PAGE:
The Silence Of The Lambs

This movie is now officially 16 years old.  It opened on a Thursday, February 14th, 1991 and was one of the most talked about films that year.  Gene Siskel famously panned it.  In 1992, it became the third film to win the 5 major prizes at The Academy Awards – Best Picture, Actor, Actress, Adapted Screenplay and Director.  (It Happened One Night and One Flew Over The Cuckoo’s Nest were the others.)  Since its blockbuster release it has seeped into the consciousness of popular culture the world over.  It has spawned a sequel, a remake and a recent prequel.
The first time I saw The Silence Of The Lambs was in the summer of 1991, not too long after I read the original novel.  (Incredibly, it was still being exhibited in cinemas across North America.)  It was very late at night in an American hotel room.  The film was available on a pay-per-view basis, only a month before its home video debut.  My mom was going to watch it with me but she dozed off.  She woke up wondering when the movie was going to start.  By that point, it had just ended.  (We were in The States for some dance competition.  She was a teacher and she had some students competing in The Showstoppers event down in South Carolina.)  My family eventually screened it when they rented it later in the year.  I believe I watched it with them.
As I mentioned in my previous posting, this was the last film I wrote about for my unseen collection of reviews entitled The Movie Critic: Book One.  Why did I stop?  Several reasons:  The Student Council debacle, the pressure to do well in my last year of high school and general depression.  Like the review of Batman Returns, this assessment of Lambs has never seen the light of day.
I’ve seen the film at least 4 times since 1991.  One of my oldest friends screened the movie at his house either in 1992 or 1993 but it was an awful experience.  (This was my third time seeing it.)  I remember there were these two yappy broads who wouldn’t shut up while the movie was playing.  They had to be told to shut their collective cakeholes which, thankfully, they did.  Unfortunately, once someone starts going on and on during a screening I get all George Costanza inside and get very annoyed.  I can’t enjoy a movie unless I can hear myself think all the way through.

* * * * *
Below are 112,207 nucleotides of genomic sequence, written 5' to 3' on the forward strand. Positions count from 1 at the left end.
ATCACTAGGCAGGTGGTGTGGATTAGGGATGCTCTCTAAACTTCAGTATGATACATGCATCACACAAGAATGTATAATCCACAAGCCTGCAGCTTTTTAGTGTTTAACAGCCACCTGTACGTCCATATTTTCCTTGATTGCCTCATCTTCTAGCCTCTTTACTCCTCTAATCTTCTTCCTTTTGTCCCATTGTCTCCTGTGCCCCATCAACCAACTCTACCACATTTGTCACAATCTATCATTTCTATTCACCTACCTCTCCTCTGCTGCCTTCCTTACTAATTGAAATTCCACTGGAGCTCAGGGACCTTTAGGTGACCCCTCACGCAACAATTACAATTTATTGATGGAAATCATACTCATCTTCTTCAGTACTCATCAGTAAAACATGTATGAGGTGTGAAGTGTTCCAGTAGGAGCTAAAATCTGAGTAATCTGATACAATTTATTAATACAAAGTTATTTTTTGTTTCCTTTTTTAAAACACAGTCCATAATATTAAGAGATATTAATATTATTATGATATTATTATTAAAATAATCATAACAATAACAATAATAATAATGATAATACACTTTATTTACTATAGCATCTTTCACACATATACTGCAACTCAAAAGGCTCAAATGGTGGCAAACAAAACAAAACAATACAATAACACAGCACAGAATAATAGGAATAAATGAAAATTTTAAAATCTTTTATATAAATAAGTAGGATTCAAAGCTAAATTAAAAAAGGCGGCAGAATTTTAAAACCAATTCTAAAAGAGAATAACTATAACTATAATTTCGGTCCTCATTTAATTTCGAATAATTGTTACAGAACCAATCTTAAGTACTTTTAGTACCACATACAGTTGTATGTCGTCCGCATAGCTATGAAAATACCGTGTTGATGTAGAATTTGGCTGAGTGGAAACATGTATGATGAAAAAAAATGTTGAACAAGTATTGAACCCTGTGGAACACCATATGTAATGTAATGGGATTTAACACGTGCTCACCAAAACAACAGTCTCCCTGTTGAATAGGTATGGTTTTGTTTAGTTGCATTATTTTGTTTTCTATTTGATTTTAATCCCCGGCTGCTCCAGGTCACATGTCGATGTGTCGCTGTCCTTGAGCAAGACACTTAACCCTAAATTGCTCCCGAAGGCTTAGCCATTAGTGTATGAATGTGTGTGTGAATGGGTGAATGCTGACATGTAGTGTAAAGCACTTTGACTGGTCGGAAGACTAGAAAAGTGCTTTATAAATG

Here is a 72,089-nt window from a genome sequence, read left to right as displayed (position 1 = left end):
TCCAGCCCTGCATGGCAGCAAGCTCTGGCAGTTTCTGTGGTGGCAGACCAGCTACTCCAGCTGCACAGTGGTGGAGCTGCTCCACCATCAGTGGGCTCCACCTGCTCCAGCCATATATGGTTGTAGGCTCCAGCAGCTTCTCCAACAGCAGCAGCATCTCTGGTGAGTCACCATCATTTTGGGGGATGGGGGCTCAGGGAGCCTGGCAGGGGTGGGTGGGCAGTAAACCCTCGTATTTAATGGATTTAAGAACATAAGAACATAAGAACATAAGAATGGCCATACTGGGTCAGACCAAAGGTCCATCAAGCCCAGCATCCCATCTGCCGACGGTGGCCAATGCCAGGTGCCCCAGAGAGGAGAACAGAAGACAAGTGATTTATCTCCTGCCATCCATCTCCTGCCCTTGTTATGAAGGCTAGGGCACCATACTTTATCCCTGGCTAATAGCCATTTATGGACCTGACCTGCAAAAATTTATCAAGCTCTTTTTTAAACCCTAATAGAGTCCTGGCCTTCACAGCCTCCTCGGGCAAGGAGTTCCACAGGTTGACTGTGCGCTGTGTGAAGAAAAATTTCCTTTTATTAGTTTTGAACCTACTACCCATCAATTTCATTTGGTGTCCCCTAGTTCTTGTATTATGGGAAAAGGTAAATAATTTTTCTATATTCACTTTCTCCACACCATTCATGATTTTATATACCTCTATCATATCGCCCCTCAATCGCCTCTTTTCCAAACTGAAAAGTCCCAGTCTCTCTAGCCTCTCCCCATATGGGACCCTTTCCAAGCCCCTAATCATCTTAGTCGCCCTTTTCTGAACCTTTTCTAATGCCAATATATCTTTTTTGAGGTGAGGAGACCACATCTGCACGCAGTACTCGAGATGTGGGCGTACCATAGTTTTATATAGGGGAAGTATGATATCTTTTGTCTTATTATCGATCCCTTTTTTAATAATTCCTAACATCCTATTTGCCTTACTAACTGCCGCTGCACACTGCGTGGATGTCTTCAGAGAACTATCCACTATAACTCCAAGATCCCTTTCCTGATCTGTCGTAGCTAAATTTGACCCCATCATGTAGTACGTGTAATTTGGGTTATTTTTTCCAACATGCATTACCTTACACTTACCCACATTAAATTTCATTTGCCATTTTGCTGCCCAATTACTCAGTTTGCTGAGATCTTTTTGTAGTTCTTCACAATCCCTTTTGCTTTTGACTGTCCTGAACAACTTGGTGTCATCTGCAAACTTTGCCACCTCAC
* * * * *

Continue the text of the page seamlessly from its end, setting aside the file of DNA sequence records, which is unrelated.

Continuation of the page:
The last time I screened the movie had to be in March 1993, which inspired this review.  Like Batman Returns, it required a massive rewrite.
I never understood why they made more Hannibal Lecter movies.  With the exception of Manhunter, which was the first movie in this franchise, and Hannibal Rising, both of which I’ve not yet screened, the follow-ups to The Silence Of The Lambs have been very disappointing.  Speaking of Hannibal Rising, why would you ever make a movie like that without the participation of Anthony Hopkins?  Talk about foolhardy.
I’m disappointed that I didn’t single out the great Ted Levine.  He plays the real villain in the film and it’s quite the performance.  It’s hard to believe that this is the same actor who plays San Francisco Police Captain Leland Stottlemeyer on the hilarious crime series, Monk.  These two performances prove that this guy has got amazing range. 
One last thing.  One of my old high school pals loved this movie, particularly the Anthony Hopkins performance.  On more than one occasion, he loved to recite his favourite line from the film.  Remember that scene where Lecter meets Senator Ruth Martin, the mother of the kidnapped Catherine?  My pal loved saying Lecter’s killer bit at the end:  “Oh, and Senator, just one more thing:  love your suit.”.
the silence of the lambs
118 minutes, 1991
Jodie Foster — Clarice Starling
Anthony Hopkins — Dr. Hannibal “The Cannibal” Lecter   
Scott Glenn — Jack Crawford
Ted Levine — Jame Gumb  
Anthony Heald — Dr. Chilton         
Kasi Lemmons — Ardelia Mapp      
Produced by Edward Saxon, Kenneth Utt and Ron Bosman
Screenplay by Ted Tally
Music by Howard Shore
Directed by Jonathan Demme
In Jonathan Demme’s The Silence Of The Lambs, we learn about the ongoing pursuit of Buffalo Bill, a mysterious murderer who has already shot and killed five obese women and scraped the skin off each of their humongous backs.  Why is he doing this?  Only Bill knows for sure.
But another notorious serial killer, Dr. Hannibal Lecter (the outstanding Anthony Hopkins), might know as well.  He knew Bill’s dead lover, Benjamin Raspail.  The former shrink lost his way when he developed an unhealthy taste for human flesh.  He’s safely tucked away in a glass cage in a mental institution where his depraved imagination can run wild without scarring any more victims.